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Corosync Pacemaker - Execute script on failover

Published: 20-11-2013 | Author: Remy van Elst | Text only version of this article

❗ This post is over ten years old. It may no longer be up to date. Opinions may have changed.

With Corosync/Pacemaker there is no easy way to simply run a script on failover. There are good reasons for this, but sometimes you want to do something simple. This tutorial describes how to change the Dummy OCF resource to execute a script on failover.

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In this example it is a script which triggers a few SNMP traps, sends an alert to Nagios and sends some data to Graphite. SNMP alone could be done with the ocf:heartbeat:ClusterMon resource, but the other stuff not.

This is a very very simple way of doing it, I find it more a quick hack. For example, the script path is hard coded. For me that is not a problem because both the script as the Dummy resource are managed via Ansible, so I can change them any time.

Start by copying the Dummy resource over to a new resource. On Ubuntu the resource files are located here:


In there, copy the Dummy file to a new resource, for example FailOverScript. If you don't have the Dummy resource, you can also find it here.

Edit the name and description:


meta_data() {
    cat <<END
<?xml version="1.0"?>
<!DOCTYPE resource-agent SYSTEM "ra-api-1.dtd">
<resource-agent name="FailOverScript" version="0.9">


<longdesc lang="en">
Script ran on Failover
<shortdesc lang="en">Script ran on Failover</shortdesc>

Make sure the script you want to execute is placed on the host, and is executable (chmod +x /usr/local/bin/script).

A bit lower in the file, edit the dummy_start function. Add the script path below the if [ $? = $OCF_SUCCESS ]; then and above the return $OCF_SUCCESS lines. Like so:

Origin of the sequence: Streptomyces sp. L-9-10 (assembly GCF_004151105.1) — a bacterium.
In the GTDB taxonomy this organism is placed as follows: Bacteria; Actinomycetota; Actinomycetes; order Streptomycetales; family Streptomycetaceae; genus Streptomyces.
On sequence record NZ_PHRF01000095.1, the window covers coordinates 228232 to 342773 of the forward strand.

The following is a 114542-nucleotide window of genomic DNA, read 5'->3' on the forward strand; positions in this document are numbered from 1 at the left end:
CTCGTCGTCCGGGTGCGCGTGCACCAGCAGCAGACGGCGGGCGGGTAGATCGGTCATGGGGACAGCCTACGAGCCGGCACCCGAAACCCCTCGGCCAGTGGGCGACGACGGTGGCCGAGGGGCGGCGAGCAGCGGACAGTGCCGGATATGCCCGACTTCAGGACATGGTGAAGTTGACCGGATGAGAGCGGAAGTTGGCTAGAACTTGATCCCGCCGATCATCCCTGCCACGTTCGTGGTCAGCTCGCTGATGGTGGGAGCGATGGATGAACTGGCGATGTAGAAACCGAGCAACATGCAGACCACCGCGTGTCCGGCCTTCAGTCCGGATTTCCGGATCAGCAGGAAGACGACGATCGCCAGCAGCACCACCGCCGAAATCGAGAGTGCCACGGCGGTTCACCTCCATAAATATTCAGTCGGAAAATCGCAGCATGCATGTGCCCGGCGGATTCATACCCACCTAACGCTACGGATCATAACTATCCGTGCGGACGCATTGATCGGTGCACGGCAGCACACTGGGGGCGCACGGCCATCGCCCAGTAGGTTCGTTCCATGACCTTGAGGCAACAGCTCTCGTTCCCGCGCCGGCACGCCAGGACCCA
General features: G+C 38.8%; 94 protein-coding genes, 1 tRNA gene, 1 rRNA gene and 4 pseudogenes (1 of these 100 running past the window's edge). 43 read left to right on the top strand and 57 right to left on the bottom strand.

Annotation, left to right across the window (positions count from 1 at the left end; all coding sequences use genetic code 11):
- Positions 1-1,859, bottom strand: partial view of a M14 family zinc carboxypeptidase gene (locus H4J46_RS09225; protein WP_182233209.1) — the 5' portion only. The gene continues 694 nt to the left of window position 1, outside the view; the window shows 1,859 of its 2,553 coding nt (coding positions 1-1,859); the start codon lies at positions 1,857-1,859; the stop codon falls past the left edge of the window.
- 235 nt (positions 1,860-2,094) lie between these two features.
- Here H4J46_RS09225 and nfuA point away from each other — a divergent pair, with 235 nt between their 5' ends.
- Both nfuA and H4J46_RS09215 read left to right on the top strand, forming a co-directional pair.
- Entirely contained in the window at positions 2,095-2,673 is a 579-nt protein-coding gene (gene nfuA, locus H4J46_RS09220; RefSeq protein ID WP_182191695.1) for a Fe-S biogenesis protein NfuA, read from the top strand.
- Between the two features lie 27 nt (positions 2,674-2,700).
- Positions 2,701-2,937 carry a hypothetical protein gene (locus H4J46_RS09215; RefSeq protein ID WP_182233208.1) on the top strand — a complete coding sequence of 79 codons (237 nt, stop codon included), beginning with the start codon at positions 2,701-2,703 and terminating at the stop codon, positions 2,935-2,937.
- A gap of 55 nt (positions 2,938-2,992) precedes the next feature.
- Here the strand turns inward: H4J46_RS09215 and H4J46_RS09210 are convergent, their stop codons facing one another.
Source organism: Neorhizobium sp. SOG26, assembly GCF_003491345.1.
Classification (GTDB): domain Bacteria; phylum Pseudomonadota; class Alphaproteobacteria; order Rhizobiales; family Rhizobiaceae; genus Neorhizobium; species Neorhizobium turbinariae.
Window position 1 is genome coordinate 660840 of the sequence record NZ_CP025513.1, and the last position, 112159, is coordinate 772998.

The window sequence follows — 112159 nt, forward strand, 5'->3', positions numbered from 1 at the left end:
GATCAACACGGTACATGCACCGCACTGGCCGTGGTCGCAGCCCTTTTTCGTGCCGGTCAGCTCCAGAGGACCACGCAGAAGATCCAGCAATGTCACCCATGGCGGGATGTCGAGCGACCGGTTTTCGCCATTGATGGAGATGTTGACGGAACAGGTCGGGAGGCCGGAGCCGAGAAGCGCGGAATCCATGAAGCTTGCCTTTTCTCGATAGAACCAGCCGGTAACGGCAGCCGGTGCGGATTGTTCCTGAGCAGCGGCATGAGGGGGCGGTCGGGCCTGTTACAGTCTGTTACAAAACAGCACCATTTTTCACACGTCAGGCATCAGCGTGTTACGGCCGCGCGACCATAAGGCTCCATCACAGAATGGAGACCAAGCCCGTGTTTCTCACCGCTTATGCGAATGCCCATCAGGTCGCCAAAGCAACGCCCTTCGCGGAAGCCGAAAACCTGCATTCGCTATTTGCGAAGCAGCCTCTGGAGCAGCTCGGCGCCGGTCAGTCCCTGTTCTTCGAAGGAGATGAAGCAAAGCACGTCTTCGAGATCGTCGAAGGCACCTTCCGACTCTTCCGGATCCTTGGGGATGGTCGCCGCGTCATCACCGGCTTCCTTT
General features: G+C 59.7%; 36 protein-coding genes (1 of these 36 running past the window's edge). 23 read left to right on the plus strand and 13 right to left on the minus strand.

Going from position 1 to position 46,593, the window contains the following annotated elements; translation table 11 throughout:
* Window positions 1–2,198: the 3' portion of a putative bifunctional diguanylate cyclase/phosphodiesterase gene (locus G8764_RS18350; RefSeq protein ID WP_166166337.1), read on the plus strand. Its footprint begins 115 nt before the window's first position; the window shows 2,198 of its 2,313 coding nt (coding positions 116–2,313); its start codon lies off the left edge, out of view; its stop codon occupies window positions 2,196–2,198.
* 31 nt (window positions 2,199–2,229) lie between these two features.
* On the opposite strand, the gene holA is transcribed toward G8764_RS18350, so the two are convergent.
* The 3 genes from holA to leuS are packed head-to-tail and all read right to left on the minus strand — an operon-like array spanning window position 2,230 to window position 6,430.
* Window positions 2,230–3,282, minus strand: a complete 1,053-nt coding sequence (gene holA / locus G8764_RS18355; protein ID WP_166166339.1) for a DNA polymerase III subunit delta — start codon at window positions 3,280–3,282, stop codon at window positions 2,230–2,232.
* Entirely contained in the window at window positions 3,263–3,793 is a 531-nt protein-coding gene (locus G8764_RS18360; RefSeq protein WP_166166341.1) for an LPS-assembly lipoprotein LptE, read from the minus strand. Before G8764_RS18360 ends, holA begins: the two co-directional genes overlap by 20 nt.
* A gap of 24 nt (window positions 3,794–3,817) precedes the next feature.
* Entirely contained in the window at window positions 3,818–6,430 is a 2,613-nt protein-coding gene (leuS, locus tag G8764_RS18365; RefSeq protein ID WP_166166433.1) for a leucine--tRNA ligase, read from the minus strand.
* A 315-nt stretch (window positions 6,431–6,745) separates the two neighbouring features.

dummy_start() {
    if [ $? =  $OCF_SUCCESS ]; then
    return $OCF_SUCCESS
    touch ${OCF_RESKEY_state}

After that has been done, replace all instances of Dummy and dummy with your name of choice:

sed -i 's/Dummy/FailOverScript' /usr/lib/ocf/resource.d/heartbeat/FailOverScript
sed -i 's/dummy/failoverscript' /usr/lib/ocf/resource.d/heartbeat/FailOverScript

Test the script using the ocf-tester program to see if you have any mistakes:

ocf-tester -n resourcename /usr/lib/ocf/resource.d/heartbeat/FailOverScript


Beginning tests for /usr/lib/ocf/resource.d/heartbeat/FailOverScript...
/usr/sbin/ocf-tester: 214: /usr/sbin/ocf-tester: xmllint: not found
* rc=127: Your agent produces meta-data which does not conform to ra-api-1.dtd
* Your agent does not support the notify action (optional)
* Your agent does not support the demote action (optional)
* Your agent does not support the promote action (optional)
* Your agent does not support master/slave (optional)
Tests failed: /usr/lib/ocf/resource.d/heartbeat/FailOverScript failed 1 tests

Oops. Seems we need xmllint. On Ubuntu, install it:

apt-get install libxml2-utils

Test again, you'll see it will pass:

Beginning tests for /usr/lib/ocf/resource.d/heartbeat/FailOverScript...
* Your agent does not support the notify action (optional)
* Your agent does not support the demote action (optional)
* Your agent does not support the promote action (optional)
* Your agent does not support master/slave (optional)
/usr/lib/ocf/resource.d/heartbeat/FailOverScript passed all tests

As an extra test, to see if the script you've created is correctly executed, you can do a test start of the resource:

 export OCF_ROOT=/usr/lib/ocf
 bash -x /usr/lib/ocf/resource.d/heartbeat/FailOverScript start

To use this resource, add it like so:

crm configure primitive script ocf:heartbeat:FailOverScript op monitor interval="30"

If you want to test it, you can for example let the script send you an email. Put a node in standby and see if you get an email.

Tags: cluster , corosync , crm , heartbeat , high-availability , network , pacemaker , tutorials